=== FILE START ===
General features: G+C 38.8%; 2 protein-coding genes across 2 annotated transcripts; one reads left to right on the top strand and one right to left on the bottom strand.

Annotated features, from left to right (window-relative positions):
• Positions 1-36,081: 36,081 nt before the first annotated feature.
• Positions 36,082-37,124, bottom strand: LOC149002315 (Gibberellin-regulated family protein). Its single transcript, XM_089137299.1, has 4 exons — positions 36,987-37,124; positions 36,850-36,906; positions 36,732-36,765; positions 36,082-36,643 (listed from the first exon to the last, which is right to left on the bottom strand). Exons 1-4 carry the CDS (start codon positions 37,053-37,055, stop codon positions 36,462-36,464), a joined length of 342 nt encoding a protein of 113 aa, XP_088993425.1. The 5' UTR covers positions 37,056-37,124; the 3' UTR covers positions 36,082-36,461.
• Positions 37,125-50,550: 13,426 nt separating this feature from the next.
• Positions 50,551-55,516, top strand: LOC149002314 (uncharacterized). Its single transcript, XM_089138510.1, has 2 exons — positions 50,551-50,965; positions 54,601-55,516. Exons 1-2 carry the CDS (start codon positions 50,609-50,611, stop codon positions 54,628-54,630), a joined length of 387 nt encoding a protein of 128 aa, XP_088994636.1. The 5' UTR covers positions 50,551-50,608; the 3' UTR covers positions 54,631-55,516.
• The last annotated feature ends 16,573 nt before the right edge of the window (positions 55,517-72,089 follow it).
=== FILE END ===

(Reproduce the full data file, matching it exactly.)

General features: G+C 38.8%; 2 protein-coding genes across 2 annotated transcripts; one reads left to right on the top strand and one right to left on the bottom strand.

Annotated features, from left to right (window-relative positions):
• Positions 1-36,081: 36,081 nt before the first annotated feature.
• Positions 36,082-37,124, bottom strand: LOC149002315 (Gibberellin-regulated family protein). Its single transcript, XM_089137299.1, has 4 exons — positions 36,987-37,124; positions 36,850-36,906; positions 36,732-36,765; positions 36,082-36,643 (listed from the first exon to the last, which is right to left on the bottom strand). Exons 1-4 carry the CDS (start codon positions 37,053-37,055, stop codon positions 36,462-36,464), a joined length of 342 nt encoding a protein of 113 aa, XP_088993425.1. The 5' UTR covers positions 37,056-37,124; the 3' UTR covers positions 36,082-36,461.
• Positions 37,125-50,550: 13,426 nt separating this feature from the next.
• Positions 50,551-55,516, top strand: LOC149002314 (uncharacterized). Its single transcript, XM_089138510.1, has 2 exons — positions 50,551-50,965; positions 54,601-55,516. Exons 1-2 carry the CDS (start codon positions 50,609-50,611, stop codon positions 54,628-54,630), a joined length of 387 nt encoding a protein of 128 aa, XP_088994636.1. The 5' UTR covers positions 50,551-50,608; the 3' UTR covers positions 54,631-55,516.
• The last annotated feature ends 16,573 nt before the right edge of the window (positions 55,517-72,089 follow it).